AILSA CHANG, HOST:
Cloris Leachman, the blonde who portrayed women of wit and sass over seven decades, has died at age 94. She won eight Primetime Emmy Awards and an Oscar, and her career was relentlessly inventive, from serious film dramas to reality TV. Jacki Lyden has this remembrance.
JACKI LYDEN, BYLINE: Cloris Leachman may be best remembered for playing Phyllis Lindstrom, the kooky, nosy landlady on "The Mary Tyler Moore Show." Phyllis sure wasn't ready to go.
(SOUNDBITE OF TV SHOW, "THE MARY TYLER MOORE SHOW")
CLORIS LEACHMAN: (As Phyllis Lindstrom) My husband and I are into cryonetics (ph).
UNIDENTIFIED ACTOR: (As character) What's that?
LEACHMAN: (As Phyllis Lindstrom) Well, when Lars and I go, we will be frozen. Then, of course, when they discover a cure for whatever it is that made us go, we will be defrosted.
LYDEN: She won an Emmy twice for that role. Cloris Leachman was born April 30, 1926, in Des Moines, Iowa. By the age of 11, she was working with the Des Moines Playhouse. At 17, she had a radio show in which she gave style advice to women. She was a beauty. After college, it was off to New York and the Actors Studio. She met and married the Hollywood impresario George Englund. They had five children.
Leachman worked tirelessly on the stage, on TV and in film when her children were young. She was 45 when she gave a wrenching, Oscar-winning performance in the classic film "The Last Picture Show." Her character is Ruth Popper, a married woman having an affair with a high school senior, played by Timothy Bottoms, in a dying Texas town. In this scene, he's returned after ditching her.
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LEACHMAN: (As Ruth Popper) I wouldn't treat a dog that way. I guess you thought I was so old and ugly, you didn't owe me any explanation. You didn't need to be careful of me. You didn't love me. Look at me. Can't you even look at me?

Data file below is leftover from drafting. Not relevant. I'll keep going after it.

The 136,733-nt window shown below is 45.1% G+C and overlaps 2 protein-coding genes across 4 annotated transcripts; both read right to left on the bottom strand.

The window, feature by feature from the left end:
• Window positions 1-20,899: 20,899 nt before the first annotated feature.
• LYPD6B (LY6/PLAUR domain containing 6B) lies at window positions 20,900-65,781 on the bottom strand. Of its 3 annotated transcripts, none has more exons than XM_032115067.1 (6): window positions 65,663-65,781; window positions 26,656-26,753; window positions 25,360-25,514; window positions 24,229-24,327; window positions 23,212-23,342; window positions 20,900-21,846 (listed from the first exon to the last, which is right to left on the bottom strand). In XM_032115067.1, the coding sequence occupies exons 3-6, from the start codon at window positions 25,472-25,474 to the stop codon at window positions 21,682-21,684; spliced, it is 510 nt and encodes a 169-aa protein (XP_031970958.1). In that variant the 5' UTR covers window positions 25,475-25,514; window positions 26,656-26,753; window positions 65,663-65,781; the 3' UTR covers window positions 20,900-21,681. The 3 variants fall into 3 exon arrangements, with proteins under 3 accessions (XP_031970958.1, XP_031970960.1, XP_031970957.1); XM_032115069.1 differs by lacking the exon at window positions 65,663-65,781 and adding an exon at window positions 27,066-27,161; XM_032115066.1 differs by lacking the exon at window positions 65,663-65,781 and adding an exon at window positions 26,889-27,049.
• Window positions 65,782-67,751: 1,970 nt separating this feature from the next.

LYDEN: In 2009, on NPR's Fresh Air, she talked about how the scene almost didn't make it into the movie. Director Peter Bogdanovich not only saved it; he made it the film's final scene, changing the producer's mind.
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LEACHMAN: He said, when Timmy drives away in his pickup, that's when we should end the picture. And all the credits can come under his driving away. It'll be really good. Peter said no, no. And he insisted and fought for and kept my scene in. And that's, of course, why I won the Oscar.
LYDEN: In her memoir "Cloris" and in interviews that she did, Leachman made a point of saying that she wanted to reach people through the characters she played, but she wasn't the characters, like this memorable role in Mel Brooks' "Young Frankenstein."
(SOUNDBITE OF FILM, "YOUNG FRANKENSTEIN")
LEACHMAN: (As Frau Blucher) I am Frau Blucher.
(SOUNDBITE OF HORSE NEIGHING)
LYDEN: Leachman seemed game for anything, like competing on "Dancing With The Stars" when she was 82.
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LEACHMAN: One, two - oh no. I don't want to prove anything. I just want to be the best jive dancer I can be.
LYDEN: She told a New York Times reporter, people got to know me, and I think they know that I'm honest and truthful and real. I'm just a simple person with a silly bone. Silly, serious, hardworking and very, very long working - those are the qualities that made her one of Hollywood's most decorated and versatile performers.
For NPR News, I'm Jacki Lyden.
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